Why is venue important?

Venue is important because it limits where a lawsuit (or even ADR) may be heard. Perhaps you decide that, if there will be litigation, you want trial to be near your home. This would help keep travel costs down. And, if your attorney is local, then it may keep their travel time down as well (though this is less true now, as many proceedings are conducted virtually).

On the other hand, sometimes parties to a contract would prefer a more neutral venue. For example, suppose a small business operates in a rural area with only one courthouse and maybe one or two judges. If they are entering a contract with a larger, nationwide business, that nationwide business might prefer a venue located in a more urban area. That way, if the issue comes to trial, the smaller business (or its attorney) is less likely to know the judge, and the potential jury pool is less likely to be familiar with (or patrons of) the smaller business.

Why would parties want this in a contract?

State legislatures want to make sure there is always at least one venue available to litigants. In many states, including California and Texas, there may be multiple options for venue. If that is the case, then the plaintiff will get to decide venue.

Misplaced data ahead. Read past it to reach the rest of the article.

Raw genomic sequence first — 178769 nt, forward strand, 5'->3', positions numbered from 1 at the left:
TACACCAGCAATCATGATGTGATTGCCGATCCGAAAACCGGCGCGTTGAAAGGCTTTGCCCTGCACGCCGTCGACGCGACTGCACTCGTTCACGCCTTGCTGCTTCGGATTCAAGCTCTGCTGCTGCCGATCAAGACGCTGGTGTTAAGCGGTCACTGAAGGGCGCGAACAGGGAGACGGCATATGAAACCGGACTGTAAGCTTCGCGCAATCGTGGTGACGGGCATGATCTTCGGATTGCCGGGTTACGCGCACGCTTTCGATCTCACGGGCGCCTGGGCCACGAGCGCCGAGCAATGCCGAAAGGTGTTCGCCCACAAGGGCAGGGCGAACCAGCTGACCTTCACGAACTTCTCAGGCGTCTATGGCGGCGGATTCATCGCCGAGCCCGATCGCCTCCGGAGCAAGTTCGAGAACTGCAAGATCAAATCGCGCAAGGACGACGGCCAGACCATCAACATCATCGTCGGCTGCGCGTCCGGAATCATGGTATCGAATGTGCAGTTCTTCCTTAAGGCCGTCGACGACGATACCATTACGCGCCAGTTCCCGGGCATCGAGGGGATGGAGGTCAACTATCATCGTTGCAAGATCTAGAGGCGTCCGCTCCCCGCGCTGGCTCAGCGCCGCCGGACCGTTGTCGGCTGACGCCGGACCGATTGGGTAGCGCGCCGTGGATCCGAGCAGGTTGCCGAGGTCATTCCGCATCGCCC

For example, in California, Code Civ. Proc. section 395 provide several venue options. It begins with the default (proper venue is where the defendant resides) and goes on. With regard to contracts, there are three options (subject to other provisions): (1) where the contract was to be performed, (2) where the parties entered into the contract, or (3) where the defendant resides. See Code Civ. Proc. section 395. And if there are multiple defendants who reside in different counties, then there are other potential venues as well.